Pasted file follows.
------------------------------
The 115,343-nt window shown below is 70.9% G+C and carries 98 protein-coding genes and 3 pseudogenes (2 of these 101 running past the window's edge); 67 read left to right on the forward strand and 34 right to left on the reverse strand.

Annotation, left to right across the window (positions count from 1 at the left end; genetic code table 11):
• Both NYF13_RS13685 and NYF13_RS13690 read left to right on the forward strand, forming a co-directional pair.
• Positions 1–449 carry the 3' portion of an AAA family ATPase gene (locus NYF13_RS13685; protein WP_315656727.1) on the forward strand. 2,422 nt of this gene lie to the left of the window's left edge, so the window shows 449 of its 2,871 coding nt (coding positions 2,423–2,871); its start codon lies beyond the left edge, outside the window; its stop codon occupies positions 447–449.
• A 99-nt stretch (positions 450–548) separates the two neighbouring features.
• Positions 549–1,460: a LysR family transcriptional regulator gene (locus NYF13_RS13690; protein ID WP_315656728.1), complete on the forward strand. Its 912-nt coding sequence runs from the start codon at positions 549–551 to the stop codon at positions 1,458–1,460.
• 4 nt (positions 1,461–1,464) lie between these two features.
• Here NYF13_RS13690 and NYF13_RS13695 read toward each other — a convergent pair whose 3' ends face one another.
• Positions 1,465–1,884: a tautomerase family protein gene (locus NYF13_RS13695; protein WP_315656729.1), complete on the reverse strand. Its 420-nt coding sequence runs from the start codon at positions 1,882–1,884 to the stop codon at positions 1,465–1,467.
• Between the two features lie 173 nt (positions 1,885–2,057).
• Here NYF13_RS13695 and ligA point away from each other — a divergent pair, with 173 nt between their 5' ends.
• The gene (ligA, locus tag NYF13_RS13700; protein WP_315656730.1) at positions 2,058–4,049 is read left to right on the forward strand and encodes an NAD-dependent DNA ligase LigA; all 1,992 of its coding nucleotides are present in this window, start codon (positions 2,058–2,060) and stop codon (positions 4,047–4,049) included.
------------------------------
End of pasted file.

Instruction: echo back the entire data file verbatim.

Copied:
The 115,343-nt window shown below is 70.9% G+C and carries 98 protein-coding genes and 3 pseudogenes (2 of these 101 running past the window's edge); 67 read left to right on the forward strand and 34 right to left on the reverse strand.

Annotation, left to right across the window (positions count from 1 at the left end; genetic code table 11):
• Both NYF13_RS13685 and NYF13_RS13690 read left to right on the forward strand, forming a co-directional pair.
• Positions 1–449 carry the 3' portion of an AAA family ATPase gene (locus NYF13_RS13685; protein WP_315656727.1) on the forward strand. 2,422 nt of this gene lie to the left of the window's left edge, so the window shows 449 of its 2,871 coding nt (coding positions 2,423–2,871); its start codon lies beyond the left edge, outside the window; its stop codon occupies positions 447–449.
• A 99-nt stretch (positions 450–548) separates the two neighbouring features.
• Positions 549–1,460: a LysR family transcriptional regulator gene (locus NYF13_RS13690; protein ID WP_315656728.1), complete on the forward strand. Its 912-nt coding sequence runs from the start codon at positions 549–551 to the stop codon at positions 1,458–1,460.
• 4 nt (positions 1,461–1,464) lie between these two features.
• Here NYF13_RS13690 and NYF13_RS13695 read toward each other — a convergent pair whose 3' ends face one another.
• Positions 1,465–1,884: a tautomerase family protein gene (locus NYF13_RS13695; protein WP_315656729.1), complete on the reverse strand. Its 420-nt coding sequence runs from the start codon at positions 1,882–1,884 to the stop codon at positions 1,465–1,467.
• Between the two features lie 173 nt (positions 1,885–2,057).
• Here NYF13_RS13695 and ligA point away from each other — a divergent pair, with 173 nt between their 5' ends.
• The gene (ligA, locus tag NYF13_RS13700; protein WP_315656730.1) at positions 2,058–4,049 is read left to right on the forward strand and encodes an NAD-dependent DNA ligase LigA; all 1,992 of its coding nucleotides are present in this window, start codon (positions 2,058–2,060) and stop codon (positions 4,047–4,049) included.